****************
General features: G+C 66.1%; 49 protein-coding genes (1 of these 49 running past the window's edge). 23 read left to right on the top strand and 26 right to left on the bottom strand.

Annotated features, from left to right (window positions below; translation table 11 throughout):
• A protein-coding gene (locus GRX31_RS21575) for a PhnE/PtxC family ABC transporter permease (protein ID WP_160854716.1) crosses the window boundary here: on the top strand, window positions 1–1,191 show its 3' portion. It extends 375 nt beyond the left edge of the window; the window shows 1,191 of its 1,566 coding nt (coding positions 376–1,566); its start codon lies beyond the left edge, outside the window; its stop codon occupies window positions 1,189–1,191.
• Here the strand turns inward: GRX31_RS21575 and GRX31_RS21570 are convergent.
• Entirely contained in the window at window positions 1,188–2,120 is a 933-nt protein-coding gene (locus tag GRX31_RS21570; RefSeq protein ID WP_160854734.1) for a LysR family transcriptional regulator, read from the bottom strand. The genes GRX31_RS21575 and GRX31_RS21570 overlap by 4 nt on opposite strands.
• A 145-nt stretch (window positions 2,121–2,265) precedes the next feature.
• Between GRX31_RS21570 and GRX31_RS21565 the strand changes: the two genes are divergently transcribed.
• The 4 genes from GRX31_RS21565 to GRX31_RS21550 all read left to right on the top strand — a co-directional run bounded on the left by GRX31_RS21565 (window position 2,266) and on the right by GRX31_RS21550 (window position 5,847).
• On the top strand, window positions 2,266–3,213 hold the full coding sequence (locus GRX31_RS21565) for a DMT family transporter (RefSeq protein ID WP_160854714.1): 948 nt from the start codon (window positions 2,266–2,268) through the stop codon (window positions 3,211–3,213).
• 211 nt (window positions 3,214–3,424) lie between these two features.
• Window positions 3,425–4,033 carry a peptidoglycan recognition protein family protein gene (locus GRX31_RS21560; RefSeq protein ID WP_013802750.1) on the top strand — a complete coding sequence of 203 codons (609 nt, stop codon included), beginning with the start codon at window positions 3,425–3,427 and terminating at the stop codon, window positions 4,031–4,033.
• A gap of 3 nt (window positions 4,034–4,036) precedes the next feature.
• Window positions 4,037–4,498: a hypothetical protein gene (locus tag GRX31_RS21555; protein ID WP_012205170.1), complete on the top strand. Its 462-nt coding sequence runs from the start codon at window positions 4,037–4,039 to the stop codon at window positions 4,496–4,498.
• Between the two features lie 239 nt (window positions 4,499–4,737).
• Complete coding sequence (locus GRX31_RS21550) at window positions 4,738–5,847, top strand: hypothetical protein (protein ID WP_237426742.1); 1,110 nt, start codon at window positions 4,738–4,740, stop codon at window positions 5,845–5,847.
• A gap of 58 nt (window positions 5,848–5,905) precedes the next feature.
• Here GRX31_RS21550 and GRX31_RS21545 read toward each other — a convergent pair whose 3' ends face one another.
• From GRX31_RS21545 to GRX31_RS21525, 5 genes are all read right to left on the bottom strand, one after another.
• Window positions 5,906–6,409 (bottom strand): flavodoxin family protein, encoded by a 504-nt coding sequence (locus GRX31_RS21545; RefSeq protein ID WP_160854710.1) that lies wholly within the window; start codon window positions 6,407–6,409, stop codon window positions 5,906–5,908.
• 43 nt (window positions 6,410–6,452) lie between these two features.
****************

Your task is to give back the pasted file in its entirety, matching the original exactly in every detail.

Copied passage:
General features: G+C 66.1%; 49 protein-coding genes (1 of these 49 running past the window's edge). 23 read left to right on the top strand and 26 right to left on the bottom strand.

Annotated features, from left to right (window positions below; translation table 11 throughout):
• A protein-coding gene (locus GRX31_RS21575) for a PhnE/PtxC family ABC transporter permease (protein ID WP_160854716.1) crosses the window boundary here: on the top strand, window positions 1–1,191 show its 3' portion. It extends 375 nt beyond the left edge of the window; the window shows 1,191 of its 1,566 coding nt (coding positions 376–1,566); its start codon lies beyond the left edge, outside the window; its stop codon occupies window positions 1,189–1,191.
• Here the strand turns inward: GRX31_RS21575 and GRX31_RS21570 are convergent.
• Entirely contained in the window at window positions 1,188–2,120 is a 933-nt protein-coding gene (locus tag GRX31_RS21570; RefSeq protein ID WP_160854734.1) for a LysR family transcriptional regulator, read from the bottom strand. The genes GRX31_RS21575 and GRX31_RS21570 overlap by 4 nt on opposite strands.
• A 145-nt stretch (window positions 2,121–2,265) precedes the next feature.
• Between GRX31_RS21570 and GRX31_RS21565 the strand changes: the two genes are divergently transcribed.
• The 4 genes from GRX31_RS21565 to GRX31_RS21550 all read left to right on the top strand — a co-directional run bounded on the left by GRX31_RS21565 (window position 2,266) and on the right by GRX31_RS21550 (window position 5,847).
• On the top strand, window positions 2,266–3,213 hold the full coding sequence (locus GRX31_RS21565) for a DMT family transporter (RefSeq protein ID WP_160854714.1): 948 nt from the start codon (window positions 2,266–2,268) through the stop codon (window positions 3,211–3,213).
• 211 nt (window positions 3,214–3,424) lie between these two features.
• Window positions 3,425–4,033 carry a peptidoglycan recognition protein family protein gene (locus GRX31_RS21560; RefSeq protein ID WP_013802750.1) on the top strand — a complete coding sequence of 203 codons (609 nt, stop codon included), beginning with the start codon at window positions 3,425–3,427 and terminating at the stop codon, window positions 4,031–4,033.
• A gap of 3 nt (window positions 4,034–4,036) precedes the next feature.
• Window positions 4,037–4,498: a hypothetical protein gene (locus tag GRX31_RS21555; protein ID WP_012205170.1), complete on the top strand. Its 462-nt coding sequence runs from the start codon at window positions 4,037–4,039 to the stop codon at window positions 4,496–4,498.
• Between the two features lie 239 nt (window positions 4,499–4,737).
• Complete coding sequence (locus GRX31_RS21550) at window positions 4,738–5,847, top strand: hypothetical protein (protein ID WP_237426742.1); 1,110 nt, start codon at window positions 4,738–4,740, stop codon at window positions 5,845–5,847.
• A gap of 58 nt (window positions 5,848–5,905) precedes the next feature.
• Here GRX31_RS21550 and GRX31_RS21545 read toward each other — a convergent pair whose 3' ends face one another.
• From GRX31_RS21545 to GRX31_RS21525, 5 genes are all read right to left on the bottom strand, one after another.
• Window positions 5,906–6,409 (bottom strand): flavodoxin family protein, encoded by a 504-nt coding sequence (locus GRX31_RS21545; RefSeq protein ID WP_160854710.1) that lies wholly within the window; start codon window positions 6,407–6,409, stop codon window positions 5,906–5,908.
• 43 nt (window positions 6,410–6,452) lie between these two features.